As An Indigenous Woman, I Refuse To Celebrate Columbus Day

Instead, I will celebrate the resilience of my people.

By Aliyah Chavez

For many Americans, Columbus Day means parades or crayon drawings of the Nina, the Pinta and the Santa Maria. Our country celebrates the “courageous” explorer who discovered the New World in 1492 with great enthusiasm. But when these festivities occur every October, Indigenous Americans brace themselves.

Christopher Columbus sailed in search of the East Indies, accidentally stumbled upon the Bahamas and is noted in history as the “discoverer” of the Americas. Thousands of Indigenous people had called the “New World” home prior to colonial contact. These people spoke hundreds of languages, and lived in communities that danced, sang, studied the cosmos, cultivated the land, created systems of government and embraced a spiritual way of life.

These delicate ways of life have been written down in history as part of a very one-sided story. We’ve all heard about the good ol’ Native Americans who broke bread with European settlers through a peaceful Thanksgiving celebration a century later. Fewer have heard about the fact that the initial encounter with Columbus spelled disaster for Indigenous people. He brought with him disease, warfare and enslavement.

Today, America celebrates a liar, a murderer and a near end to entire populations of people.

Having graduated from an Indian boarding school, I was taught this flipside of history from researchers, like Howard Zinn, who write about Columbus’ first encounters with Indigenous people. I learned things like the fact that in a letter announcing his “discovery” Columbus wrote, “When I arrived in the Indies, at the first island I found I took some of [the Indigenous people] by force so that they could learn and give me information about what there was in those parts.”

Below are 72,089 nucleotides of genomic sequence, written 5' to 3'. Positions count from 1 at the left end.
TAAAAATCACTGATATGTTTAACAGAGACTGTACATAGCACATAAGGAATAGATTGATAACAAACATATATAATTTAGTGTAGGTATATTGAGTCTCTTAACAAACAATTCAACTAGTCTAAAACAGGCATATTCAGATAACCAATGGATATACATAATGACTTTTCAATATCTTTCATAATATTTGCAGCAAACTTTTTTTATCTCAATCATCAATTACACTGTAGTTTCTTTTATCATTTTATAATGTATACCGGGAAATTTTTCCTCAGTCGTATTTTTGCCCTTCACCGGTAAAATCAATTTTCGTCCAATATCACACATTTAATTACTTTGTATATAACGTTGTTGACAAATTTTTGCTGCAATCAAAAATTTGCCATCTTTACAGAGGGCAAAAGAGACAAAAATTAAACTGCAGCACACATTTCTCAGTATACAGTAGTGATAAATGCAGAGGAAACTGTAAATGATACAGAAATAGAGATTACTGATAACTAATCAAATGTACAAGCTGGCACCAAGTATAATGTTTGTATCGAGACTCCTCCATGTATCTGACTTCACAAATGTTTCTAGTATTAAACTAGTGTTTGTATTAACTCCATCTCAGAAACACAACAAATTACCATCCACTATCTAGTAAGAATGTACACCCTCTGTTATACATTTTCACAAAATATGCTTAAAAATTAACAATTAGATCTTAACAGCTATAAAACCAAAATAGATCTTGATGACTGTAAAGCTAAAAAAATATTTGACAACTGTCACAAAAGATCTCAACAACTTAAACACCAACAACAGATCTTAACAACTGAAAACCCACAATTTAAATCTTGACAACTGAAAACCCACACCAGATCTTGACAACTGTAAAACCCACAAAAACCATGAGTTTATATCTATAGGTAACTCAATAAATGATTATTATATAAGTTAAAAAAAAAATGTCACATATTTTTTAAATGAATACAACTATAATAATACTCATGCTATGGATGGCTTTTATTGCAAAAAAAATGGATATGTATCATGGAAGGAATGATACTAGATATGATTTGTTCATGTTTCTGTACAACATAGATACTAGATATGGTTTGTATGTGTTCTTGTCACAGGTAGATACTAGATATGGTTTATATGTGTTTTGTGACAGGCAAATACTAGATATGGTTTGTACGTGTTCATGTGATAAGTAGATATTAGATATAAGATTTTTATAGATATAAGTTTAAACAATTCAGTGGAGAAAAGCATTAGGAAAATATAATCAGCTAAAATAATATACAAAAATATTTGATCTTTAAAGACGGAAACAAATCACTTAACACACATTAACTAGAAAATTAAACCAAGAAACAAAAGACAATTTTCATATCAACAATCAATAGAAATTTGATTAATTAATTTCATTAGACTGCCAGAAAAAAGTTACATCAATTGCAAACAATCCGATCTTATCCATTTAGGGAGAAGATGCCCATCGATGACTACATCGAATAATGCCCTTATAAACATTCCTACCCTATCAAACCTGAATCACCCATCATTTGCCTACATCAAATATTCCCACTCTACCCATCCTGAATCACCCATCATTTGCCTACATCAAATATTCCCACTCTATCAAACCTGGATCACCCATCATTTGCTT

Columbus didn’t come here in hopes that, one day, parades would be held in his name. He didn’t come here hoping that he would be celebrated with story time and art projects. He came here looking for gold and conquest, and nothing would stop him.

Well, Columbus, I would like to say: Joke’s on you.

I am from a long-line of Native American warriors who survived oppression, discrimination and near extermination. My ancestors sacrificed so that I could be here to say no longer will we celebrate your expedition. We will celebrate the resilience of our people, our strength and our dedication to the communities from which we came.

While many Native American tribes have been obliterated since Columbus’ arrival, 566 remain. In the face of assimilation and eradication, we have stood up to defend this country. We stand in solidarity to celebrate this, our Indigenous People’s Day, for those who came before us and those who will follow.

Let us not forget that we survived, and will continue surviving. We must dig deep, and realize our collective duty to proclaim our Indigenous identity to the world.

As we say in my university’s American Indian Organization: Party like it’s 1491.

Aliyah Chavez is a student at Stanford University. She is Native and passionate about it. Follow her on Twitter at  @aliyahjade8.

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